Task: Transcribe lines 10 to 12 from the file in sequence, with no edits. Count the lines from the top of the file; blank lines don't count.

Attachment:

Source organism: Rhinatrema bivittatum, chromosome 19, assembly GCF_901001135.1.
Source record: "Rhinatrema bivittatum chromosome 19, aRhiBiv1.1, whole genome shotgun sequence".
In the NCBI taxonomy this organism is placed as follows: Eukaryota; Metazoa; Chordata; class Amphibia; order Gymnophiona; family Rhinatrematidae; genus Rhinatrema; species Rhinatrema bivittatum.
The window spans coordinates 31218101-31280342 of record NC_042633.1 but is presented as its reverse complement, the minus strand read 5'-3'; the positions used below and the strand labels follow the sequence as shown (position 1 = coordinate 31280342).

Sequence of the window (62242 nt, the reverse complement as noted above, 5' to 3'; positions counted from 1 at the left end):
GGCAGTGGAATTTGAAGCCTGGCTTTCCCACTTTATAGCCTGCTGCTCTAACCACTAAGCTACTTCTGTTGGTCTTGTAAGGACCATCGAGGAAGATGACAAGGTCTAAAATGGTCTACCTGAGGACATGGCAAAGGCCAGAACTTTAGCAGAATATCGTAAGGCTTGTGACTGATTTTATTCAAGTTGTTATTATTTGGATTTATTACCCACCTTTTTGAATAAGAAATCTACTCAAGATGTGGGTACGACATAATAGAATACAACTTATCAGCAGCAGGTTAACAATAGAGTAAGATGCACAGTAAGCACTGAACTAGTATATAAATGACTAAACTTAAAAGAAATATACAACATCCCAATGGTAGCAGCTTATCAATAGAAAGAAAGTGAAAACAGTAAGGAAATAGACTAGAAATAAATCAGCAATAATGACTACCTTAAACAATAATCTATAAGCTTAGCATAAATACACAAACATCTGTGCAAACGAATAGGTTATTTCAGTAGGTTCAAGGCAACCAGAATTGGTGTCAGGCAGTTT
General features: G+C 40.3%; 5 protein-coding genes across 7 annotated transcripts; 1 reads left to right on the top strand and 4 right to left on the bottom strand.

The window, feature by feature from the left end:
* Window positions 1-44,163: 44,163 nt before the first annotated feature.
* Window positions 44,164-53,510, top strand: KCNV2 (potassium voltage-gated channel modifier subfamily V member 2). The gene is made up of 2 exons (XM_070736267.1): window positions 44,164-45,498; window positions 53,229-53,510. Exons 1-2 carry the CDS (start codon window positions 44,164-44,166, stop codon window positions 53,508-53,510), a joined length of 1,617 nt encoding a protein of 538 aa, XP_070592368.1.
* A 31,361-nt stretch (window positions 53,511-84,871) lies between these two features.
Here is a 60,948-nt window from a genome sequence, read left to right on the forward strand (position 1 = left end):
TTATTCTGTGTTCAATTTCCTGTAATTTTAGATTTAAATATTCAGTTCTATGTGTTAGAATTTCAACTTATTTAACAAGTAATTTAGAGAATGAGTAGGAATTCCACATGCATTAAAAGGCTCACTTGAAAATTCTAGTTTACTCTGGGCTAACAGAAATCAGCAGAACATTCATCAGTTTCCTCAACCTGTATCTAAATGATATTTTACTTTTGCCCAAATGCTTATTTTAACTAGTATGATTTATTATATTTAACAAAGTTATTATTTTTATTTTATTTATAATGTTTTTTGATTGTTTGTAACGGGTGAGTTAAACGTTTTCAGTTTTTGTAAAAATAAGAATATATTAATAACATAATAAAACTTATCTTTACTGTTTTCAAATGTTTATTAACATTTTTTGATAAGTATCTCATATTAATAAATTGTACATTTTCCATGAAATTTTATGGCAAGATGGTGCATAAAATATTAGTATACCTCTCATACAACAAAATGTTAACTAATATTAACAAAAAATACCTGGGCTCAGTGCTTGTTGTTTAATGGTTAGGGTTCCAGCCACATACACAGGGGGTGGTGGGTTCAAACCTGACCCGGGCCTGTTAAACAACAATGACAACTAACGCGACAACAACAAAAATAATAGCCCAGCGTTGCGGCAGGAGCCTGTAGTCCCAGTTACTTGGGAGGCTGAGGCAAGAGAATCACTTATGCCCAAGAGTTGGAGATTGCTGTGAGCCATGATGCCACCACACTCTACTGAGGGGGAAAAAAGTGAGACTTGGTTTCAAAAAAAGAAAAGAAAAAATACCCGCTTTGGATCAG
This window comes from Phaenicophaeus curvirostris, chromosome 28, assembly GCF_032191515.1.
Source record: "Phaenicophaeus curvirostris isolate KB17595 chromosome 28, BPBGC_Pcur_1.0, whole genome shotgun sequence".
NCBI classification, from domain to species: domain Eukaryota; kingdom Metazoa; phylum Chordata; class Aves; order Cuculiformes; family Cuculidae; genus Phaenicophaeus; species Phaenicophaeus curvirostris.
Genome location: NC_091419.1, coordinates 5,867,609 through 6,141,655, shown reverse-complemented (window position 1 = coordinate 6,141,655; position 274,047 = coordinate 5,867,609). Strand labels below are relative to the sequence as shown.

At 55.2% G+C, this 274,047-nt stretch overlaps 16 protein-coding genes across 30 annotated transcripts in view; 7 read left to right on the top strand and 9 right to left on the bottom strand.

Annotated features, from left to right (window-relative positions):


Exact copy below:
* Window positions 44,164-53,510, top strand: KCNV2 (potassium voltage-gated channel modifier subfamily V member 2). The gene is made up of 2 exons (XM_070736267.1): window positions 44,164-45,498; window positions 53,229-53,510. Exons 1-2 carry the CDS (start codon window positions 44,164-44,166, stop codon window positions 53,508-53,510), a joined length of 1,617 nt encoding a protein of 538 aa, XP_070592368.1.
* A 31,361-nt stretch (window positions 53,511-84,871) lies between these two features.
Here is a 60,948-nt window from a genome sequence, read left to right on the forward strand (position 1 = left end):